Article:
In an afternoon panel, Erick Erickson yielded the stage to Jesse Blumenthal of Koch Industries for a discussion with FCC Commissioner Ajit Pai. Pai delivered a message of consistent optimism in free markets to deliver consumer demands far better than anything bureaucrats and regulators can do.
Pai reminded the crowd that his parents came to America with $10 in their pocket and a transistor radio as their only possession, and settled in a small town in Kansas. Growing up from a self described dorky teenager with a bushy mustache to head the FCC, he observed that the Internet is one of the greatest free market successes in history.
Free markets play a vital role in innovation, according to Pai, and government regulators stand in the way. Pai asked the rhetorical question, “Why is it hard for government to be on the side of innovation?” The answer, he says, is that it’s politically easier to be on the side of the small number of people hurt by innovations than those who are helped. In that vein, Pai advocates strongly for permissional innovation as a replacement for preemptive governmental regulation as a recipe for success.
“Hell hath no fury like a regulator bored,” Pai likes to say.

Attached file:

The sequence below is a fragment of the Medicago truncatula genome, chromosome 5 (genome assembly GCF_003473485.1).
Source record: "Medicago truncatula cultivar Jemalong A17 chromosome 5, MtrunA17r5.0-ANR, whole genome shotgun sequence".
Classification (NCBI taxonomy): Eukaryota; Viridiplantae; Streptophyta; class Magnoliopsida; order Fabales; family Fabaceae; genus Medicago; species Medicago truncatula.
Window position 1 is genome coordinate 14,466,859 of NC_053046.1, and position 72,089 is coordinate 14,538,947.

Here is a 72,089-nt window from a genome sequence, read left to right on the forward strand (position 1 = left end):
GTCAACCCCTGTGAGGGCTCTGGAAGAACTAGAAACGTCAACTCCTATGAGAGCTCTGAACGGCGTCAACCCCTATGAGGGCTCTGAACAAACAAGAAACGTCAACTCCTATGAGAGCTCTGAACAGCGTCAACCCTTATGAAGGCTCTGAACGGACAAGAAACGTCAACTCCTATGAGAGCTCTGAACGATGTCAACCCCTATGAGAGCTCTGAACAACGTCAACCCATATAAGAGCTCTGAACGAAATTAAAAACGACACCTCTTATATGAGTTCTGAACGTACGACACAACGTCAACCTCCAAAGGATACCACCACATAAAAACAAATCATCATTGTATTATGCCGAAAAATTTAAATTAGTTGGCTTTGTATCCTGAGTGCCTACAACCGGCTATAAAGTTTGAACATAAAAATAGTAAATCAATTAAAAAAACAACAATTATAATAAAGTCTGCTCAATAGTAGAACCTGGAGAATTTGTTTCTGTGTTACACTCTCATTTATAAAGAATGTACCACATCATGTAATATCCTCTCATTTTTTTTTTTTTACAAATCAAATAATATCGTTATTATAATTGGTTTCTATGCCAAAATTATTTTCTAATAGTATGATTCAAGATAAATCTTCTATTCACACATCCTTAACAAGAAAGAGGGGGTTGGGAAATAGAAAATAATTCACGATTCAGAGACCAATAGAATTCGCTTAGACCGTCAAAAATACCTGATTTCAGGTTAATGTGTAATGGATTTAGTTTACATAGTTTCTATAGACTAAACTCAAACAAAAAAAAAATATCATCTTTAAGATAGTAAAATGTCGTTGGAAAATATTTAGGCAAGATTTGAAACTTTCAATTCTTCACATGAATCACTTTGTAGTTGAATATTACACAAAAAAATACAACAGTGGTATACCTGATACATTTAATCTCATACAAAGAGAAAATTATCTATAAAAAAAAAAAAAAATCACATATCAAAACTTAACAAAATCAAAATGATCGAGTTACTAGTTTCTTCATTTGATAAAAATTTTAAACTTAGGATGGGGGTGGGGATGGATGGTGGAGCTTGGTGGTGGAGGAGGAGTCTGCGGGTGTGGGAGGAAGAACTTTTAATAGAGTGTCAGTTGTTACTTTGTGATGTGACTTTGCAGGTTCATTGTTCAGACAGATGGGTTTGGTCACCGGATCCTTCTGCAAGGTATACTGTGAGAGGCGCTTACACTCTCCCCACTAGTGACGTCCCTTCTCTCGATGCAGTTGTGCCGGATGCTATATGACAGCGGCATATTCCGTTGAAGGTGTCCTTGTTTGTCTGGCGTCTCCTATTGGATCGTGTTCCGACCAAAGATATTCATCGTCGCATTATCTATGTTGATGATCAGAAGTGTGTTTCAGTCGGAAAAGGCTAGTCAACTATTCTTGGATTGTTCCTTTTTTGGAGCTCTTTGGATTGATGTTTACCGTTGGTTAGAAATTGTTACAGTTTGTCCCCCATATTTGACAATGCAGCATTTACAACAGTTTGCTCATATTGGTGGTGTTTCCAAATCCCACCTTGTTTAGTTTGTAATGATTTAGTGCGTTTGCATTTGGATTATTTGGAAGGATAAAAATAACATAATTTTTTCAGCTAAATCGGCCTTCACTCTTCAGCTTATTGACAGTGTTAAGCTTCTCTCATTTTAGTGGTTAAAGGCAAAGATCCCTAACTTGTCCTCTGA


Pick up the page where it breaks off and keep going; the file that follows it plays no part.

The conversation ranged from the advent of 5G broadband, to rural access, to the tone of online speech. Pai describes himself as a passionate defender of the First Amendment, and says it undergirds everything they try to do at the FCC. Indeed, Pai believes that the only way American civil society survives is through a strong defense of the First Amendment.
That said, Pai worries about the increasing coarseness and tribalism of our culture. Demands for online censorship are on the rise, and users of social media more often don’t want to hear other points of view. A discussion ensued regarding the impact of social media on society. Pai sees good and bad developments. The positive is that you have access to people you wouldn’t normally be able to talk to. The negatives come with the distance from your target combined with the relative anonymity of users. These factors lead to an overall coarsening effect in online speech. While social media allows people to stay connected, Pai says we’d also do well to put down the phone and talk to people face to face.
There may not be a solution. Pai says that government doesn’t have a role in regulating social media, but he does point out that they have a role in starting a conversation about how we interact with each other.
You can follow him on Twitter at @AjitPaiFCC.